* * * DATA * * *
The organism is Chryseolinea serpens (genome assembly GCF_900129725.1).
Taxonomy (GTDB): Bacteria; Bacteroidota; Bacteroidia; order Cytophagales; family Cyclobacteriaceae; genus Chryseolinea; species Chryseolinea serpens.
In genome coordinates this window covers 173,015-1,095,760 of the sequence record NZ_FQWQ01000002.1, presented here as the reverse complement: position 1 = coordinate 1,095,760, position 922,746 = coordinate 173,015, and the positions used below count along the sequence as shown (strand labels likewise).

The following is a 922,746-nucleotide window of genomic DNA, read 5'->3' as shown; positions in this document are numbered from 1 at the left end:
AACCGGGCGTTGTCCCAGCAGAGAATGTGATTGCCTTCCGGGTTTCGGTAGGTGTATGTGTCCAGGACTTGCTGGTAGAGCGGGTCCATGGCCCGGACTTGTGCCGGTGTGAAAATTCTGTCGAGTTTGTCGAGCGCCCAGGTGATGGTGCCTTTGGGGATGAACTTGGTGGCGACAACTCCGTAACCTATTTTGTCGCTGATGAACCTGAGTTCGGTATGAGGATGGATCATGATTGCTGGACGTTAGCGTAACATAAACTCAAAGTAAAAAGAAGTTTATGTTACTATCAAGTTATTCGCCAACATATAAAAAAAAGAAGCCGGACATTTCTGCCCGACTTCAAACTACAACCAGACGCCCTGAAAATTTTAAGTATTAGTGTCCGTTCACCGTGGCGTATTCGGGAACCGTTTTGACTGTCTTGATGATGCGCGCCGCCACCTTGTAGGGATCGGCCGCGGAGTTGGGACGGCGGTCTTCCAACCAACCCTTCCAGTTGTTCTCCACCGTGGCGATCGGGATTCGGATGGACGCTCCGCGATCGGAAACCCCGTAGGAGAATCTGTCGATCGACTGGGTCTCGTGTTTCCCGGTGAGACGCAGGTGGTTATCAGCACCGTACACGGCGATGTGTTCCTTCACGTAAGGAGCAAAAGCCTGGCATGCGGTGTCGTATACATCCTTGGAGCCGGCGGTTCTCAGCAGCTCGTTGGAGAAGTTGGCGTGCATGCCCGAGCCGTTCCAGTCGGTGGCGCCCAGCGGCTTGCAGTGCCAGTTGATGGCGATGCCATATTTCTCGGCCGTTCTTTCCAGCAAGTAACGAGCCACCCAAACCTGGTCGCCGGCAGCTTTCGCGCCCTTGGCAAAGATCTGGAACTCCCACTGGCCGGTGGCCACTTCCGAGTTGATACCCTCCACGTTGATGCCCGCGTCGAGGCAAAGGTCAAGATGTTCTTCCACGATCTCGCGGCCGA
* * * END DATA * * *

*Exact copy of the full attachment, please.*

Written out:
The organism is Chryseolinea serpens (genome assembly GCF_900129725.1).
Taxonomy (GTDB): Bacteria; Bacteroidota; Bacteroidia; order Cytophagales; family Cyclobacteriaceae; genus Chryseolinea; species Chryseolinea serpens.
In genome coordinates this window covers 173,015-1,095,760 of the sequence record NZ_FQWQ01000002.1, presented here as the reverse complement: position 1 = coordinate 1,095,760, position 922,746 = coordinate 173,015, and the positions used below count along the sequence as shown (strand labels likewise).

The following is a 922,746-nucleotide window of genomic DNA, read 5'->3' as shown; positions in this document are numbered from 1 at the left end:
AACCGGGCGTTGTCCCAGCAGAGAATGTGATTGCCTTCCGGGTTTCGGTAGGTGTATGTGTCCAGGACTTGCTGGTAGAGCGGGTCCATGGCCCGGACTTGTGCCGGTGTGAAAATTCTGTCGAGTTTGTCGAGCGCCCAGGTGATGGTGCCTTTGGGGATGAACTTGGTGGCGACAACTCCGTAACCTATTTTGTCGCTGATGAACCTGAGTTCGGTATGAGGATGGATCATGATTGCTGGACGTTAGCGTAACATAAACTCAAAGTAAAAAGAAGTTTATGTTACTATCAAGTTATTCGCCAACATATAAAAAAAAGAAGCCGGACATTTCTGCCCGACTTCAAACTACAACCAGACGCCCTGAAAATTTTAAGTATTAGTGTCCGTTCACCGTGGCGTATTCGGGAACCGTTTTGACTGTCTTGATGATGCGCGCCGCCACCTTGTAGGGATCGGCCGCGGAGTTGGGACGGCGGTCTTCCAACCAACCCTTCCAGTTGTTCTCCACCGTGGCGATCGGGATTCGGATGGACGCTCCGCGATCGGAAACCCCGTAGGAGAATCTGTCGATCGACTGGGTCTCGTGTTTCCCGGTGAGACGCAGGTGGTTATCAGCACCGTACACGGCGATGTGTTCCTTCACGTAAGGAGCAAAAGCCTGGCATGCGGTGTCGTATACATCCTTGGAGCCGGCGGTTCTCAGCAGCTCGTTGGAGAAGTTGGCGTGCATGCCCGAGCCGTTCCAGTCGGTGGCGCCCAGCGGCTTGCAGTGCCAGTTGATGGCGATGCCATATTTCTCGGCCGTTCTTTCCAGCAAGTAACGAGCCACCCAAACCTGGTCGCCGGCAGCTTTCGCGCCCTTGGCAAAGATCTGGAACTCCCACTGGCCGGTGGCCACTTCCGAGTTGATACCCTCCACGTTGATGCCCGCGTCGAGGCAAAGGTCAAGATGTTCTTCCACGATCTCGCGGCCGA